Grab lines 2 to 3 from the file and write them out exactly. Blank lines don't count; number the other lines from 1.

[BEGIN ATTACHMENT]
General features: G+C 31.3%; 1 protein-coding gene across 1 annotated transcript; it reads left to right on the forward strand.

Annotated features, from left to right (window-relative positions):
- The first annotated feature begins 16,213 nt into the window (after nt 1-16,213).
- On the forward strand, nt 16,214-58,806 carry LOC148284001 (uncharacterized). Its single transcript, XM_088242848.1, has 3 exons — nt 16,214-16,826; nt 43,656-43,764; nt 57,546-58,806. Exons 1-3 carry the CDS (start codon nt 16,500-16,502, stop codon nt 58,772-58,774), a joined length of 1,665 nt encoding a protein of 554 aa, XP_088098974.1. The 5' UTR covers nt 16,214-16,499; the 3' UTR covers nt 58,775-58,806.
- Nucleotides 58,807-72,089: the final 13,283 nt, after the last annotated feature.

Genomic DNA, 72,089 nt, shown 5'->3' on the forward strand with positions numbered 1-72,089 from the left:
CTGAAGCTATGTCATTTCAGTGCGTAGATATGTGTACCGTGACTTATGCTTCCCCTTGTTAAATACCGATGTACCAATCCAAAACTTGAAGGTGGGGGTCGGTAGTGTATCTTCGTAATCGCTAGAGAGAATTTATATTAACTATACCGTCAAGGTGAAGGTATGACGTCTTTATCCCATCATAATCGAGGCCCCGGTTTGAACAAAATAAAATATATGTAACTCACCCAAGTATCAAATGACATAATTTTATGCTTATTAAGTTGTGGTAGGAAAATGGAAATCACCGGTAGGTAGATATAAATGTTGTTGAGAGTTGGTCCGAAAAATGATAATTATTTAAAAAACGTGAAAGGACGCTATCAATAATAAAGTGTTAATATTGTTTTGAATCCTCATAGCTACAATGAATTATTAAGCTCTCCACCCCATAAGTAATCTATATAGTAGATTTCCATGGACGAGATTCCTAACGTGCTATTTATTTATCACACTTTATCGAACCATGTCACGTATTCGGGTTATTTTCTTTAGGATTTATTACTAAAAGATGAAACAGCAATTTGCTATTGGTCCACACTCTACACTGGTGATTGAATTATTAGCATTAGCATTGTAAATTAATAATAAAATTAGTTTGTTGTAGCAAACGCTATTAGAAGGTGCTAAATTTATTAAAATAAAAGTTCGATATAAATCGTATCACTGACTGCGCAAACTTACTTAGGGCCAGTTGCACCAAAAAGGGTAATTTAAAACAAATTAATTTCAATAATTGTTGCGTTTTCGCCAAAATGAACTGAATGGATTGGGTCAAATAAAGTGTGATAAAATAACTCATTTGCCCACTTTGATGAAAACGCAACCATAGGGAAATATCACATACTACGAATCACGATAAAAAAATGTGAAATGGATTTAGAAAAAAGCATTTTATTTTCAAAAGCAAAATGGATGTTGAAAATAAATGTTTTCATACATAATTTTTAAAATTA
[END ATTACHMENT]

Annotated features, from left to right (window-relative positions):
- The first annotated feature begins 16,213 nt into the window (after nt 1-16,213).